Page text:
According to the 25th Australian Property Directions Survey for September 2012, recently issued by API, the market is showing clear signs of recovery, which the institute’s specialists have labeled “a slow but steady upswing.” The situation holds true of all the four sectors of the market: industrial, commercial, retail and residential real estate are all improving.
Not only have prices slightly stabilized, but they also indicate that the coming two years will continue along these same positive lines. Additionally, the survey’s abstract explains that one factor which might negatively impact other sectors of the economy will prove particularly beneficial when it comes to real estate. Specifically, the dynamics of the stock market, which is on the move and somewhat volatile, are set to determine increases in popularity among investors for both the commercial and the residential sector.
The survey is not one which polls the general population, but experts from the industry: managers of property funds, valuers, financers and analysts. It targets the three major east coast capitals (Sydney, Melbourne and Brisbane) and attempts to determine the market’s development cycle over the two following years. For the coming cycles, increase is expected in all sectors for all capitals, with the exception of retail property in Brisbane and Sydney, which are currently “at the bottom of the cycle.”
What is more, prices for residential property in Sydney are expected to rise over the 2012-2014 period. Not only is an increase expected, but the API survey also found that the similar markets of the two other capitals are not likely to catch up in rate of growth over the next two years. This is not to say that the situation is entirely bleak in Melbourne and Brisbane. Melbourne and Sydney markets are comparable to say the least, in terms of growth.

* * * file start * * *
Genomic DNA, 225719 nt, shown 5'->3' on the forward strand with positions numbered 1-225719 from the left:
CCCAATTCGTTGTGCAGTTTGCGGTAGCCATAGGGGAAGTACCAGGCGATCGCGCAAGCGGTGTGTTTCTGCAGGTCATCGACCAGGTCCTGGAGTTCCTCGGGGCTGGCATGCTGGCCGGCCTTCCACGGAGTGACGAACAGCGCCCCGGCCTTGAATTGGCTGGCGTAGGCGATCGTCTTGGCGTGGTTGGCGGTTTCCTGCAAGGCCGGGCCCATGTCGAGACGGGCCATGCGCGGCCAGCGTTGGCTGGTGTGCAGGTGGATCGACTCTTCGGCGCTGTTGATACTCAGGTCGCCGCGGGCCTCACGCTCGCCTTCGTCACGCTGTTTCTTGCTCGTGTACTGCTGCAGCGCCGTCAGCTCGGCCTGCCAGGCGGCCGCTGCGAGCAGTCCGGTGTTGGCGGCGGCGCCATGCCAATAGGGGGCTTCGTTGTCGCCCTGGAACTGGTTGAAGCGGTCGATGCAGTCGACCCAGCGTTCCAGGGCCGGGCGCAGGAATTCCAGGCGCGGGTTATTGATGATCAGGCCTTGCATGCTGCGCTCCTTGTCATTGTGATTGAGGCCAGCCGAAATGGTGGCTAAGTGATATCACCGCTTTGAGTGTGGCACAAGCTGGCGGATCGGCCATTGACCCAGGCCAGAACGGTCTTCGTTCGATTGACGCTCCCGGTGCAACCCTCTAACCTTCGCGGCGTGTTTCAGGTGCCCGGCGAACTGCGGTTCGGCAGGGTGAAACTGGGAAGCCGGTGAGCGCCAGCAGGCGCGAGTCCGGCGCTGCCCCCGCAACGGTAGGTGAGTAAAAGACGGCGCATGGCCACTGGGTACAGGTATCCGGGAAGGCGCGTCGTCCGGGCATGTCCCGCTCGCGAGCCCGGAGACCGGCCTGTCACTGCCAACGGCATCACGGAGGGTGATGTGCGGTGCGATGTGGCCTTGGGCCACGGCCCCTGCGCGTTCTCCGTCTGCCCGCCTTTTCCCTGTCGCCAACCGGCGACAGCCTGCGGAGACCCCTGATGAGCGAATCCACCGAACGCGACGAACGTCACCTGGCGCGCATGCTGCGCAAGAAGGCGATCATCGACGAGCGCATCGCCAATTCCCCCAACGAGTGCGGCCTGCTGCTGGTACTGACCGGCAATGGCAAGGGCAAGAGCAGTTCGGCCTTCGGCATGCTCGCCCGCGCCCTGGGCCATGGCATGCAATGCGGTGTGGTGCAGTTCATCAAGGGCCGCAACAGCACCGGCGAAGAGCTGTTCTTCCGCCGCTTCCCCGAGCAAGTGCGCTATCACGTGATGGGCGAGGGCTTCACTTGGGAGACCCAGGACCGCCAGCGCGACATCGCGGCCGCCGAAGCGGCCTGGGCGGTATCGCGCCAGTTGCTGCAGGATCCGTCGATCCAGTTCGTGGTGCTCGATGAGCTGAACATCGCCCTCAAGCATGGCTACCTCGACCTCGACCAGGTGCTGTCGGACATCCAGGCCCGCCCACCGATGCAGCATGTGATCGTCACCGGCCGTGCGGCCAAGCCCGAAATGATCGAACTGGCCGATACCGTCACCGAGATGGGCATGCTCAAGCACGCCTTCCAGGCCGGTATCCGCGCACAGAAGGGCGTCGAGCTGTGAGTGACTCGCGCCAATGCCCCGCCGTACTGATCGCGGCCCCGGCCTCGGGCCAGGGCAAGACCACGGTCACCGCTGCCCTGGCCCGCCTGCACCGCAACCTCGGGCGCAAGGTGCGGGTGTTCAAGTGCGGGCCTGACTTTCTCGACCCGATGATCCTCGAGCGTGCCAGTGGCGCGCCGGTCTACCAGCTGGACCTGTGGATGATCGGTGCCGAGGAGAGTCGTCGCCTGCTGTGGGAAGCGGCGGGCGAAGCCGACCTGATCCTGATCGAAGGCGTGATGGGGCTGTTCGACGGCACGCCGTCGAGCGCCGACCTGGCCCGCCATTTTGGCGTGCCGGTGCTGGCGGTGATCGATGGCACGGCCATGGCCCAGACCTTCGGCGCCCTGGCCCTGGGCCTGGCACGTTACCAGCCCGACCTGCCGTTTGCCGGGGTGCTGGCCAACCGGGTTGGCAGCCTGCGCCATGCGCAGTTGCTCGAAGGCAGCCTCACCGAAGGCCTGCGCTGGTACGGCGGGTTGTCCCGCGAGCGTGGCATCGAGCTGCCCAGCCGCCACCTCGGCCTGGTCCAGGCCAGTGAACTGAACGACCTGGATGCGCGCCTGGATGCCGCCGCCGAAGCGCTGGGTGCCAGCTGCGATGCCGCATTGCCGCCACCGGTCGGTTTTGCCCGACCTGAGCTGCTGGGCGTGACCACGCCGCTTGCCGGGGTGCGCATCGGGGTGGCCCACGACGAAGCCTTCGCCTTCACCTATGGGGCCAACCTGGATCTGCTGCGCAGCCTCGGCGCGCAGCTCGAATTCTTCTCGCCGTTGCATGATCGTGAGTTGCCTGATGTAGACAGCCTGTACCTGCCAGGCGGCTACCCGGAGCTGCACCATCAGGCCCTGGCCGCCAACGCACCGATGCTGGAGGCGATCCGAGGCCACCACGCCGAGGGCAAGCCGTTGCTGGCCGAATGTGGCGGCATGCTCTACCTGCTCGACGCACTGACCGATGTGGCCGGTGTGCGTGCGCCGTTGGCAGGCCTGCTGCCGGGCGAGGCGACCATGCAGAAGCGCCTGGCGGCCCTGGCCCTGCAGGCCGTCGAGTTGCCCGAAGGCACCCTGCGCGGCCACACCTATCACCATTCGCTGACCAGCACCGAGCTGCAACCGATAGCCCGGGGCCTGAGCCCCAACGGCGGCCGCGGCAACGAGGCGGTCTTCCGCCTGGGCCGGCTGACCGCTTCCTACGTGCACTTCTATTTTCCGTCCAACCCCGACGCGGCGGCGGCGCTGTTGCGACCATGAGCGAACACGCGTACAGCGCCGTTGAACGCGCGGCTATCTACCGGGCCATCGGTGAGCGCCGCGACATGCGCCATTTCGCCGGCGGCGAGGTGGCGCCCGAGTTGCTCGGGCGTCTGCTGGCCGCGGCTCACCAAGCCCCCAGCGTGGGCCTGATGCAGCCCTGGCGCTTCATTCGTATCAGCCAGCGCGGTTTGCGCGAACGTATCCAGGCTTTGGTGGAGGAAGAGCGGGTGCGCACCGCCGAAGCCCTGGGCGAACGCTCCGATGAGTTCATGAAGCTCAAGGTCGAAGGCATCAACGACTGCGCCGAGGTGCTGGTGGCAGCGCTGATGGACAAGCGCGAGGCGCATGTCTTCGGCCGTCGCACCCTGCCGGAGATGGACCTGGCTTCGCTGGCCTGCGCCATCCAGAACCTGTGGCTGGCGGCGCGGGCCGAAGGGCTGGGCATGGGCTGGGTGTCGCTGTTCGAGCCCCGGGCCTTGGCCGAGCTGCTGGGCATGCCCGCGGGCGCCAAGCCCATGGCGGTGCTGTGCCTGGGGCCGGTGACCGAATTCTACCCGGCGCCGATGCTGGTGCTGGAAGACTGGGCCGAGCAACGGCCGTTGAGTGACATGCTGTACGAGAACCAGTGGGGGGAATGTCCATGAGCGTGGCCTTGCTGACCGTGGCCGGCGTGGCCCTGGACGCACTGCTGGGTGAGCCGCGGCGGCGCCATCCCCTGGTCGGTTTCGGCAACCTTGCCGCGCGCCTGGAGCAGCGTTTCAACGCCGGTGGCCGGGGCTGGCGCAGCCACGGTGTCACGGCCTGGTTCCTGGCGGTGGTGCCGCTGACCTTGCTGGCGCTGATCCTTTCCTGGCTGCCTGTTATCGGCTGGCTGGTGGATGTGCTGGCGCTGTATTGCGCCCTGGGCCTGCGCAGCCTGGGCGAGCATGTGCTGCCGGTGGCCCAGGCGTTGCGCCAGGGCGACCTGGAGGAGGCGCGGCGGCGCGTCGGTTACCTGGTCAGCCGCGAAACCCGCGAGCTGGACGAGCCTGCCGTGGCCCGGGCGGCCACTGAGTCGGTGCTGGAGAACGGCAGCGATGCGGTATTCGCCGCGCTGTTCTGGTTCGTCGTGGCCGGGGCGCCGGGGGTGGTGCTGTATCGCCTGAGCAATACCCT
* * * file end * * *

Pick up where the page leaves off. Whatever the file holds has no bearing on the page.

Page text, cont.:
An even more substantial increase in the commercial segment is expected to take place in Melbourne for the 2012-2013 year, while Brisbane is, indeed, lagging a little behind its traditional competitors. At the same time, Brisbane is expected to display the biggest price increase by 2014—its industrial real estate segment will most likely surpass the performance of the other two capitals over the following two years.
The rate of growth in residential property is still slow, but it is steady. It’s not just investors’ return that the industry experts are awaiting, with renewed enthusiasm and a much-needed, long awaited infusion of capital. Individual buyers are also returning to the table, as home loans are available to them from an increasing number of sources. Analysts indicate that the market is competitive, given the number of lenders and their many offers, yet they advise that comparing as many offers as possible is still the best route to take. We gave their piece of advice a test run and compared home loan offers on Bankwest.com.au, and found that online loans come with special terms, available only via the Internet, for instance.
The situation might not seem as rosy in Melbourne, where the number of home auction listings has continued to fall and is currently at much lower levels than the ones posted around the same time last years. However, the outlook is not all that dire for the Victorian capital either—while API expert’s state that prices will continue to fall on residential property, while also dragging down industrial and commercial property, others disagree.
According to the Real Estate Institute of Victoria, recent figures indicate that the residential sector in Melbourne has already hit ‘rock bottom.’ REIV representatives claim that prices have already fallen to their lowest low, and will soon begin a timid, yet determined upswing movement, set to restore investor faith and put the minds of sellers and buyers at ease.